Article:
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ICC Note:

Recent comments from a member of Pakistan’s current ruling party, aimed at inciting hatred against religious minorities, has pushed the country’s inability or unwillingness to protect religious minorities to the forefront. In response to these comments, Pakistan’s ruling PMLN party has merely made public statements condemning the comments of its member without further action. This theme is common following attacks on religious minorities, especially Christians in Pakistan. Throughout the past 70 years, Pakistani Christians that have endure instances of violence or discrimination have also had to endure the promises of politicians for protection and justice that are as quickly made as they are broken. Will this ever change or will Christians remain second-class citizens in Pakistan? 

10/20/2017 Pakistan (Daily Times) – Following Captain Safdar’s recent comments aimed at inciting hatred against religious minorities, the ruling party found itself with its back up against the wall. Thus it was swift to don the mask that offers public proclamations of equal rights for all in Pakistan. Yet underneath, the face remains the same.

The Prime Minister distanced the PMLN from the good captain’s poisonous words. Then came the turn of Nawaz Sharif to do the same, which he duly did. Yet, talk is cheap. Meaning that if the ruling party had been serious about taking one of its own to task over such inflammatory remarks — it would surely have revoked Safdar’s parliamentary membership, no questions asked. That it didn’t suggests that the latter was simply reading aloud from the real PMLN manifesto.

It would not be amiss to say that the party represents the country’s most forceful political force, with an overwhelming majority of its members seeking to fulfil personal objectives at the expense of the masses, whom they repeatedly bulldoze into silence by way of the undemocratic wielding of wealth and power. Indeed, it was during its previous regimes as well as those of its political forefathers that crushing discriminatory legislation was introduced and the Constitution duly amended. This inevitably impacted both the social standing and the presumed moral worth of Pakistan’s minorities; in short, jeopardizing their national civic life. It is, therefore, hard to take seriously this particular government’s lofty claims about providing everyone with a safe environment.

Twenty years ago, Shanti Nagar, a traditional Christian village in Sindh, was attacked by thousands of Muslims, carrying placards that read: “Kill the Christians”. And they did just that. It was one of the worst incidents of spontaneous violence against this community. Some 1,000 Christian homes were razed as well as four churches; with around 2,500 fleeing for their lives.

Both Mian Muhammad Nawaz Sharif and Mian Muhammad Shahbaz Sharif, who had just seen their party win a landslide victory, travelled to Shanti Nagar to show solidarity with the local Christians there. It was a most superb public relations stunt, with television crews filming the pair as they ‘rebuilt’ a brick wall. Naturally, they vowed to bring the culprits to justice. Yet this never happened.

Fast-forward to 2009 and we come to the Gojra killings, whereby a group led by the banned sectarian outfit Sipah-e-Sahaba launched an attack against the Christians community there, when it burned to the ground some 40 houses; leaving eight dead and many more injured. The subsequent report into the incident pointed the finger of accusation at the PMLN over the performance of law enforcement agencies on its watch; which had not only failed to act on tip-offs prior to the massacre but had also booked a number of Christians on false charges of involvement in the violence. Almost as if to vindicate these findings, the suspension of two police officers proved to be a mere temporary measure. They were soon back on the force. Equally alarming was the election of the local PMLN leader for the area to Parliament in the 2013 general elections. Those Christians who could seek asylum abroad did so. Yet even here they faced persecution of sorts. Meaning that many were left stranded in Thailand with little assistance from the UN Human Rights Council (UNHCR) following reassurances by a particular minority member of the government that Pakistan’s Christians faced no such threats to their very lives.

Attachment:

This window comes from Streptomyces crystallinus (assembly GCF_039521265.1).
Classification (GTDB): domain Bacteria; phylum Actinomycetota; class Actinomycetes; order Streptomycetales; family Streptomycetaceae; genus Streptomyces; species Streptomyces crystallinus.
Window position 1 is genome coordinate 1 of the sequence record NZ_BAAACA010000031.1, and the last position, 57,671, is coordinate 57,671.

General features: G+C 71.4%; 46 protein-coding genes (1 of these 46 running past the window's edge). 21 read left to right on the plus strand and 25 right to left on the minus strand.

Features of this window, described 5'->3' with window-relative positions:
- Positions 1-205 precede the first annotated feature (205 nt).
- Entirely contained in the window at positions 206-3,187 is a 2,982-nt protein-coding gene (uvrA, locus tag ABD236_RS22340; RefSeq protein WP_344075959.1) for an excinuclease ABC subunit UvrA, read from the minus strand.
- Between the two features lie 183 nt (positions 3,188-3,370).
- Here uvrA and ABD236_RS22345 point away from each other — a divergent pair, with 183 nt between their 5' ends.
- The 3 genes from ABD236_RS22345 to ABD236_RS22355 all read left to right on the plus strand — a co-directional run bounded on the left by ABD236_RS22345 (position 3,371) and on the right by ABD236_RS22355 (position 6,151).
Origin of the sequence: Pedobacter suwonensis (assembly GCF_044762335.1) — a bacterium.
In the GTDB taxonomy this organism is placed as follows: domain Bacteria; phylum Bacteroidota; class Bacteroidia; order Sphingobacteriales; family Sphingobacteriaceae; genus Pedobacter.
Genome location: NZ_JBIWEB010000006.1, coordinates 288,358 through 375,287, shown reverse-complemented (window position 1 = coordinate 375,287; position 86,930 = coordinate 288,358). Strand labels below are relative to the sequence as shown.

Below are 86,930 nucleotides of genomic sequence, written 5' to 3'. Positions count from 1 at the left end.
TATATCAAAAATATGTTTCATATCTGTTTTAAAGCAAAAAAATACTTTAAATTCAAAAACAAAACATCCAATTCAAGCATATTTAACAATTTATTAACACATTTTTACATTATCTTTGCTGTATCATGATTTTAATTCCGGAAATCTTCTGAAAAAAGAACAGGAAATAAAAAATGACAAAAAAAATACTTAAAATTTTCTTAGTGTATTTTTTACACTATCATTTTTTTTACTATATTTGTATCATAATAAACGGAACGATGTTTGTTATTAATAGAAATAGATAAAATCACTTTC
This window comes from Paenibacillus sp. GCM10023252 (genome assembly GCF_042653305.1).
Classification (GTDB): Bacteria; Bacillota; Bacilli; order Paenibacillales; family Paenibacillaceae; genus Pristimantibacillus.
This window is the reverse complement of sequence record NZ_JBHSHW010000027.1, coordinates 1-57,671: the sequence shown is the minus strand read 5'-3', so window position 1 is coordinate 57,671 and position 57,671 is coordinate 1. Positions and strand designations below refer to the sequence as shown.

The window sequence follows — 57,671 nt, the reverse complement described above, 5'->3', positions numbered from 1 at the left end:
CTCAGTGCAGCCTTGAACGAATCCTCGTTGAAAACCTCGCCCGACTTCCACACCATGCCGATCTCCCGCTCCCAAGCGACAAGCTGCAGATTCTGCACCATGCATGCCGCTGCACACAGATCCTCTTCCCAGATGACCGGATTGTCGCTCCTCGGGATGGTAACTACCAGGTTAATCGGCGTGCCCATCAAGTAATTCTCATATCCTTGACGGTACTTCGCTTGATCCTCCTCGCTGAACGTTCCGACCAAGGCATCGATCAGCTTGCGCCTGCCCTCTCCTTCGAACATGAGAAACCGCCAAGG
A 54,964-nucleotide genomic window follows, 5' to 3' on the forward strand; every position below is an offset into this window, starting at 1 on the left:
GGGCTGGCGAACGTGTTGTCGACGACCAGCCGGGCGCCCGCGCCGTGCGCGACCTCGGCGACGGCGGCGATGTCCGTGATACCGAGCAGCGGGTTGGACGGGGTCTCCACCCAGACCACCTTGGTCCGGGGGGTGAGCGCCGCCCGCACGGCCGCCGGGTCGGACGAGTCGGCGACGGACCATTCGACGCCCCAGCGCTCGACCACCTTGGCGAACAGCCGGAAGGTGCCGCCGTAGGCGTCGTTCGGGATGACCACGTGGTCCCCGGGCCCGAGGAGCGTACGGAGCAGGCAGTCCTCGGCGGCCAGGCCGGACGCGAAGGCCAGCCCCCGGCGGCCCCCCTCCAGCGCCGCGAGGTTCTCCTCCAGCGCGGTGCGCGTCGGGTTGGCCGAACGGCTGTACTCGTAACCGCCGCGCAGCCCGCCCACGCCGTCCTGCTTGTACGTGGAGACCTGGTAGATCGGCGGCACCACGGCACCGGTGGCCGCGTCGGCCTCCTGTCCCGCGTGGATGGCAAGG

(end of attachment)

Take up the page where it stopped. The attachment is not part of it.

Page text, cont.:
Then in March 2013, came the next wave of anti-Christian terror. In Joseph Colony, a Muslim mob burned down some 200 houses, dozens of small shops as well as two churches. Unsurprisingly, false allegations of blasphemy proved the trigger for more murderous violence. The then president, Asif Ali Zardari, ordered an inquiry while the then provincial law minister, Rana Sanaullah, pledged to take all necessary measures to secure justice for the Christian community. In reality, all that happened was that Sarwan Masih, the individual at the center of the blasphemy storm, was convicted under the most brutal legislation that General Zia had ever introduced and that the PMLN has refused to do away with.

The main issues of governance in Pakistan are linked to the quality and equal application of legislation. Most of the time, our lawmakers tend to forget that the country is also home to religious minorities and that these are almost entirely dependent upon the 97 percent-majority Muslim population for their very security. It may be true, in theory at least, that religion remains the cohesive force that unites all sections of this society. Yet minorities remain a distinct group with different religious affiliations; and for too long have successive governments failed to recognize this.

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